However, in a democratic society, the people get to vote in elections for issues such as industrial projects and new laws. To help aid in understanding public policy and democracy, The World Bank created the Governance Global Practice, which aims to initiate trust between the government and the people.

Despite all of the concerns facing governments in third-world countries, these nation-states are not hopeless. Many countries work towards improving governance and government practices. In fact, organizations such as The World Bank, USAID and the United Nations provide hope for those searching for a better quality of life, and thereby foster countries to work towards a brighter future.  

– Rebecca Lee
Photo: Flickr

Sustainable Agriculture in the Democratic Republic of CongoThe Democratic Republic of Congo (DRC) is the second largest country in Africa. With approximately 70 percent of its population living in rural areas, the large and mineral-rich land has shown immense potential for sustainable agriculture in the Democratic Republic of Congo.

The development of agriculture and other sectors in the DRC have been hindered by the simple fact that the country has been healing from more than 15 years of war. This has unfortunately created serious infrastructure and systematic issues that have tested the nation’s business environment.

The agricultural sector contributes 18 percent of the DRC’s GDP and accounts for about 60 percent of labor, yet it still fails to establish food security and create enough revenue and sustainable jobs. Nearly half of Congolese people live below the poverty line, and the nation must import more than 70 percent of the food it eats.

Malnutrition still remains one of the leading causes of death among the population, with iron-deficiency being the second most common cause of disability. Infant mortality exists at 3.3 percent and life expectancy remains low, with more than half of the country’s inhabitants being under the age of 20.

Recently, the World Bank authorized additional credit of $75 million to Congo for the Agriculture Rehabilitation and Recovery Support Project. This funding is expected to increase agricultural production and improve crop promotion and animal products for many agricultural households.

The Congolese government backs this project with the hope that it will lower rural poverty by 2020 through establishing and streamlining systems used for agricultural production, progressing nutrition and food security and mobilizing backing from both public and private sectors. The additional funds will also hopefully be able to increase activities that acknowledge issues such as nutrition-sensitive activities, climate smart agriculture and job generation.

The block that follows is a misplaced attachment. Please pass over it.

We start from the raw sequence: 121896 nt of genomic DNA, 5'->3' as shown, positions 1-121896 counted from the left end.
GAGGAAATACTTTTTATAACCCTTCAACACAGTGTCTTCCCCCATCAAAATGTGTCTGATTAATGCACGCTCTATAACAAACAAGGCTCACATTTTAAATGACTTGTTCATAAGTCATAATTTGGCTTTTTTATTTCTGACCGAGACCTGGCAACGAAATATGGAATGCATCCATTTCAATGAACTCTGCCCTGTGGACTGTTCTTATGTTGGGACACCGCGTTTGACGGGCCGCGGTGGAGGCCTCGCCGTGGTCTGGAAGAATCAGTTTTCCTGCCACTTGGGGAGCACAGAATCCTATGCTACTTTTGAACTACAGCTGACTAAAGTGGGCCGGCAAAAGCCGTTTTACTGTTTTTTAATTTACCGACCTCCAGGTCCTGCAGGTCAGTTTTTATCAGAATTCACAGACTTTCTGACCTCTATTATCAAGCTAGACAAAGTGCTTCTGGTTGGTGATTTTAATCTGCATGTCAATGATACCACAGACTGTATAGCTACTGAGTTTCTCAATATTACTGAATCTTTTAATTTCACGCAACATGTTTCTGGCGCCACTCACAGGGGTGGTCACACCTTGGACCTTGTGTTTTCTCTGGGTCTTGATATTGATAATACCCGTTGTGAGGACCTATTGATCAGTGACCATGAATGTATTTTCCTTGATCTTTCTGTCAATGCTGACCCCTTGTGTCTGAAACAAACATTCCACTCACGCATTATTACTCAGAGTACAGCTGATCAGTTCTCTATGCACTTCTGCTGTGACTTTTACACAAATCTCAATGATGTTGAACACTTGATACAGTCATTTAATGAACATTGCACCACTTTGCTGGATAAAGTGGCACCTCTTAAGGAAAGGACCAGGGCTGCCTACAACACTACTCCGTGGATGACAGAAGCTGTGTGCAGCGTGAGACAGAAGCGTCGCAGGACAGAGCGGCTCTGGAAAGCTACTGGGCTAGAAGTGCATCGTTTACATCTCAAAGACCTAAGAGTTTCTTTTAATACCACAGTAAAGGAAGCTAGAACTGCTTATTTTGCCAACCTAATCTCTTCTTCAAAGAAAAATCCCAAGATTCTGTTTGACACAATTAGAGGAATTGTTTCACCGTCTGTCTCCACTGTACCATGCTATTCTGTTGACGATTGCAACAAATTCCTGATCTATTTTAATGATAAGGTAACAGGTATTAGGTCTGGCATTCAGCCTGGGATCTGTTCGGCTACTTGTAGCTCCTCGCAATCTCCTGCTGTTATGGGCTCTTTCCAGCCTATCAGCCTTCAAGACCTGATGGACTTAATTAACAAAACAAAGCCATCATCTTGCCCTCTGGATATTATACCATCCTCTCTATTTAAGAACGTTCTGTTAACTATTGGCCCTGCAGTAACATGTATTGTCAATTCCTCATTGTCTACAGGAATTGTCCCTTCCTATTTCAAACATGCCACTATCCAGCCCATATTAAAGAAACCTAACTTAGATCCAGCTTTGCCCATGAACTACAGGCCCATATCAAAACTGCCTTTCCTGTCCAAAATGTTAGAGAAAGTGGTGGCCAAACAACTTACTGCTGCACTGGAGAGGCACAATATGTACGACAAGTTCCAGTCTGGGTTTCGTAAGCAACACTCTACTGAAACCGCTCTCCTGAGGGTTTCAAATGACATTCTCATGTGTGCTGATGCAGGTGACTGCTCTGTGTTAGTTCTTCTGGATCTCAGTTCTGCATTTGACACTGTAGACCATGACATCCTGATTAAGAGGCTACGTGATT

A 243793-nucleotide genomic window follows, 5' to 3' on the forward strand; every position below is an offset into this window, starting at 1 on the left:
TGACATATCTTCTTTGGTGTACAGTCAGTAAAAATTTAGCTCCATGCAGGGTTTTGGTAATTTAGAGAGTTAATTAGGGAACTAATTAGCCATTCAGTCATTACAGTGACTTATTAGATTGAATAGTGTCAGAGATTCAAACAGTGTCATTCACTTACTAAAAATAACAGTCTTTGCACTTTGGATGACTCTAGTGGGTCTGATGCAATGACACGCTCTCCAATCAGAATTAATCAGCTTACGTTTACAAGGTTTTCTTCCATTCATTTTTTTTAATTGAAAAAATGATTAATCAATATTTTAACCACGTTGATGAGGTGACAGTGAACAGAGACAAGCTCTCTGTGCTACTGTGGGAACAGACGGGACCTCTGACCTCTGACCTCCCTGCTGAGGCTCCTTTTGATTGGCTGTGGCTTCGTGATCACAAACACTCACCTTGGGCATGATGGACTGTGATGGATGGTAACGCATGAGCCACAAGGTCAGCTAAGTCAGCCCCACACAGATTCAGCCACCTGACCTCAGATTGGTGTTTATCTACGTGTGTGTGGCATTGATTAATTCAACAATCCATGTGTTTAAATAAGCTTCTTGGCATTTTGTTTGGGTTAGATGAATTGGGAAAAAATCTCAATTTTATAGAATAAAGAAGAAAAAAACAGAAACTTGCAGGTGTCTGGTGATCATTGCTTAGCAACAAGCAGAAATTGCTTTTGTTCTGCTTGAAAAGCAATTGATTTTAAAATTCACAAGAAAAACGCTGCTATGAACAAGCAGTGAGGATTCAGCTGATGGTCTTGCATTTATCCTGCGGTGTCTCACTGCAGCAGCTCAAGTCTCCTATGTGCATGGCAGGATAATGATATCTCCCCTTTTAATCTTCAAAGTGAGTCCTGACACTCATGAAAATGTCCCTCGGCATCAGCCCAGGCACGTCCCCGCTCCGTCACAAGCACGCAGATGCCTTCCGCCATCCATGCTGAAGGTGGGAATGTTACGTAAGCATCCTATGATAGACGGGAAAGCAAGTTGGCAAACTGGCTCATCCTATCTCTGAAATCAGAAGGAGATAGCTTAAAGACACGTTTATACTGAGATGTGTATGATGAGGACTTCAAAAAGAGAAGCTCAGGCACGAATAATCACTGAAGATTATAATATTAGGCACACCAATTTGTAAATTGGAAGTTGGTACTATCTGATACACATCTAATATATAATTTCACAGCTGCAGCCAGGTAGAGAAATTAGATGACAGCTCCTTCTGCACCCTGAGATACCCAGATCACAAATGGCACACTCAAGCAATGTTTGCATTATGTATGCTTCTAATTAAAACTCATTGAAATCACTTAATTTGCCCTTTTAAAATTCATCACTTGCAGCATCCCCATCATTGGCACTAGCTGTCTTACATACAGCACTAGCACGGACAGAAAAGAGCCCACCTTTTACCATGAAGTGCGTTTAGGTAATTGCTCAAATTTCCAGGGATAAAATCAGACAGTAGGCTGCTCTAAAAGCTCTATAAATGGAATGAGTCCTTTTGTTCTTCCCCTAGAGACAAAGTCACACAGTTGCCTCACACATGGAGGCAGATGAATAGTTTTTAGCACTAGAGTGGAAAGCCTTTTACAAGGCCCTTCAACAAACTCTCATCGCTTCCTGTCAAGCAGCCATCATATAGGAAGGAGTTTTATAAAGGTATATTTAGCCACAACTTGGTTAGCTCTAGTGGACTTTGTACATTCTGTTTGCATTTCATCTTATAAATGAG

The Food and Agriculture Organization of the United Nations has also developed numerous projects to strengthen the capacity for food security and nutrition and to develop sustainable agriculture in the Democratic Republic of Congo, such as:

  • Supporting the development of an irrigation system tied to a priority investment program, which will contribute to the use of water for agriculture, livestock and fisheries.
  • Endorsing the creation of the national seeds policy, in order to support the government in developing a system for the manufacturing, preservation and control and distribution of high-quality seeds.
  • Putting into action the Intended Nationally Determined Contributions in the area of cultivation and forestry, a project proposal to be submitted to the Green Climate Fund, which is expected to contribute to the reduction of emission and increase forest carbon stocks.

With so much fertile land at its disposal, this country has the potential to feed the whole of Africa. But in order for sustainable agriculture in the Democratic Republic of Congo to be achieved, farmers must have access to ample financial services and strong infrastructure.

– Zainab Adebayo

Photo: Flickr

How US Sanctions Can Effect Accountability for Human Rights Violations Abroad
Sergei Magnitsky was a Russian lawyer who was imprisoned in Moscow. He was convicted of aiding tax evasion in 2008 and died in custody in 2009. Surprisingly, though, his legal troubles did not end there. In a trial in 2013, a Russian court further convicted Magnitsky of tax fraud–four years after his death.

Magnitsky’s death was more than just an untimely demise of a 39-year-old lawyer. While he is said to have died of acute heart failure and toxic shock caused by untreated pancreatitis, Magnitsky had been severely beaten while imprisoned. In fact, his colleagues even insisted that the convictions against him were falsified in order to obstruct Magnitsky’s own accusations of massive tax fraud by Russian officials.

An investigation into the lawyer’s death was opened in November 2009, only to be dropped in March 2013 with the conclusion that Magnitsky had been legally arrested and detained, as well as denying claims that he had been tortured and had been denied access to medical attention.

The United States passed a law in 2012 in Magnitsky’s name that imposed sanctions against Russian officials who were thought to be responsible for serious human rights violations. The law froze any U.S. assets held by these officials and went so far as to ban them from entering the United States.